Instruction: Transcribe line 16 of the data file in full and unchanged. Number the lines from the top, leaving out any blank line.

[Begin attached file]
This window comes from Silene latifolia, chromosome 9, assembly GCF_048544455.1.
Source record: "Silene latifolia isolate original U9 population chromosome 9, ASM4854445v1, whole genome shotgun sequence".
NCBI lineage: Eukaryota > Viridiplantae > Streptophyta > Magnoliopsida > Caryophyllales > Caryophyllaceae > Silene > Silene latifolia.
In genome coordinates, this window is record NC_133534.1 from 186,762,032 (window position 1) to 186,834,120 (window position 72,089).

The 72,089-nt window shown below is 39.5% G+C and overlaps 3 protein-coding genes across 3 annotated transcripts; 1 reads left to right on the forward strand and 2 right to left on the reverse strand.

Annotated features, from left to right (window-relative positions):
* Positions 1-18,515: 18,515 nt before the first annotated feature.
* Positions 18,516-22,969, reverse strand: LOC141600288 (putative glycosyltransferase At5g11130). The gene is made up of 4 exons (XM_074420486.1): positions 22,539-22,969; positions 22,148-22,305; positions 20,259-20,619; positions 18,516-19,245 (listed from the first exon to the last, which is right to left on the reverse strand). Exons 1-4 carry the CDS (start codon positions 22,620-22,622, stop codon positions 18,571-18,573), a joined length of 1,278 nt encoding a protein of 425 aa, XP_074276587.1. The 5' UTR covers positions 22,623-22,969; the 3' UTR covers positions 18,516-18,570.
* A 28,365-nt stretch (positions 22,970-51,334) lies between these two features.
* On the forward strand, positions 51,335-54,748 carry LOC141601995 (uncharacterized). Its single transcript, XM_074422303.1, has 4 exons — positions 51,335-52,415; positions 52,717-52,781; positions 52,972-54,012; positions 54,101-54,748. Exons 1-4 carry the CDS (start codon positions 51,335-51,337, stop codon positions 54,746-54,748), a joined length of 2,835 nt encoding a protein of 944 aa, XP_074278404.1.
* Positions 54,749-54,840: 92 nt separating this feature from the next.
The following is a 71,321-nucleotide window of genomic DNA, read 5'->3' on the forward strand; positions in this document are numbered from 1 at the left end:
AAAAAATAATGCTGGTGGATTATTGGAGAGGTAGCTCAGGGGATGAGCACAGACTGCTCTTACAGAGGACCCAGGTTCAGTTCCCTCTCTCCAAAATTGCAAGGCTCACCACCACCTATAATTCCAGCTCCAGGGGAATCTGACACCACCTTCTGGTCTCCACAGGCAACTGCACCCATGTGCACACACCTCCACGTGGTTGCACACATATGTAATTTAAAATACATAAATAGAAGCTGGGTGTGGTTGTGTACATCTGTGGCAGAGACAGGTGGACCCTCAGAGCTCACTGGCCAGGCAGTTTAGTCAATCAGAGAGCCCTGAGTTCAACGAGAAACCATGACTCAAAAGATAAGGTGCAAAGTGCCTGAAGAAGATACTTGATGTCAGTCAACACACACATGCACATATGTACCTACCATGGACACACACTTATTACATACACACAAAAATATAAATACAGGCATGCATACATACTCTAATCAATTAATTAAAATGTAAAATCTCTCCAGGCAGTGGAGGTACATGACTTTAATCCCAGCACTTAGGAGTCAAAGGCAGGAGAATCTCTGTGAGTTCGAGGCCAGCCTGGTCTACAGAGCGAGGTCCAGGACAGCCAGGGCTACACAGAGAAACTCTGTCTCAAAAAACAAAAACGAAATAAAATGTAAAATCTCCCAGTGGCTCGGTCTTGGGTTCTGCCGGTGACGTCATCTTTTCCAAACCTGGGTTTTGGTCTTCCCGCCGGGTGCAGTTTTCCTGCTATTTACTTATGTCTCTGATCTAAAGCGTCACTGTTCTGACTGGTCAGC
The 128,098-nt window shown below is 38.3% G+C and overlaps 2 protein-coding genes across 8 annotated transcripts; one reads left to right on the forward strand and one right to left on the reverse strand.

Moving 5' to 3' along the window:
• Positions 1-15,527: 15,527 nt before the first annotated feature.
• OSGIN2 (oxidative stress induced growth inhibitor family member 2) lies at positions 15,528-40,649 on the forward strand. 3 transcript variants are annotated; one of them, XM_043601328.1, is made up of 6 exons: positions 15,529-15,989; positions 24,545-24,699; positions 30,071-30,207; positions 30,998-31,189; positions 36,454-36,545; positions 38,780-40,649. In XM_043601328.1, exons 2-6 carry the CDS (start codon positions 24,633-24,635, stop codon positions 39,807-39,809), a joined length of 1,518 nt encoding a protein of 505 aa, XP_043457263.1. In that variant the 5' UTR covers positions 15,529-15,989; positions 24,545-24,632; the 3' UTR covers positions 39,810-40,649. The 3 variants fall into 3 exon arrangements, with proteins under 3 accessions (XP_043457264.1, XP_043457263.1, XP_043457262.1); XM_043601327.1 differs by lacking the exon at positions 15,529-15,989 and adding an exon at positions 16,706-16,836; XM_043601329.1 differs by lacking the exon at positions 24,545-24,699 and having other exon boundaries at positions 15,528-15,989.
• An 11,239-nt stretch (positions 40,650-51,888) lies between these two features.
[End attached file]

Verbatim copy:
• Positions 1-15,527: 15,527 nt before the first annotated feature.